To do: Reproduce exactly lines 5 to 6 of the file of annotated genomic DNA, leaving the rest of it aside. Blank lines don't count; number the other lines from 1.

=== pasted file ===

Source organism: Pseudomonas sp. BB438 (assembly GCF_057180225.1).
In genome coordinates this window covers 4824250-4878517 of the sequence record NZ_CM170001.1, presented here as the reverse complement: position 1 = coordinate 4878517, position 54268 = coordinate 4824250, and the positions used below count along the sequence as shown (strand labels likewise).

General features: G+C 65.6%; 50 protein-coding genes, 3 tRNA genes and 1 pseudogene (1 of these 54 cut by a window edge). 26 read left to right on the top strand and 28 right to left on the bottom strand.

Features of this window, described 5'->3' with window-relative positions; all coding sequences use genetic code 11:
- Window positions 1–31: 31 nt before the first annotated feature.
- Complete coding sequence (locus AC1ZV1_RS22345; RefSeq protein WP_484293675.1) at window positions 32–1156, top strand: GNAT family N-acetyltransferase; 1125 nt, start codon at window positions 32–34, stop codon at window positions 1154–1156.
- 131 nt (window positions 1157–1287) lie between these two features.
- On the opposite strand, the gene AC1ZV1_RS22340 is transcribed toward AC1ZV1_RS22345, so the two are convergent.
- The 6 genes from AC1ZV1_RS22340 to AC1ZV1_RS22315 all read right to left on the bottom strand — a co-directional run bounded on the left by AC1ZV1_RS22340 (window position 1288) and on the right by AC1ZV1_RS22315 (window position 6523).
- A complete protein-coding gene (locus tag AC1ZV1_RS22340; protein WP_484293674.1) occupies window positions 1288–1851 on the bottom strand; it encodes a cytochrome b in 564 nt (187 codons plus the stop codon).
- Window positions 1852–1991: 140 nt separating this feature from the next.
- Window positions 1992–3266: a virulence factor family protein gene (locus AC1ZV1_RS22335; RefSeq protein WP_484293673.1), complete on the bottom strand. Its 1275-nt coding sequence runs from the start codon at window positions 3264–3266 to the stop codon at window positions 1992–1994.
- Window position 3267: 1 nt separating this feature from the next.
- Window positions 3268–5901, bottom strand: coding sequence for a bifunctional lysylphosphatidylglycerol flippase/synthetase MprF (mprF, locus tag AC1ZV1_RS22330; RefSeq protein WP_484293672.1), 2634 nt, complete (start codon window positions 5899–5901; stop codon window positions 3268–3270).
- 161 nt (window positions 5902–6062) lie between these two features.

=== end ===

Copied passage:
- Window positions 1–31: 31 nt before the first annotated feature.
- Complete coding sequence (locus AC1ZV1_RS22345; RefSeq protein WP_484293675.1) at window positions 32–1156, top strand: GNAT family N-acetyltransferase; 1125 nt, start codon at window positions 32–34, stop codon at window positions 1154–1156.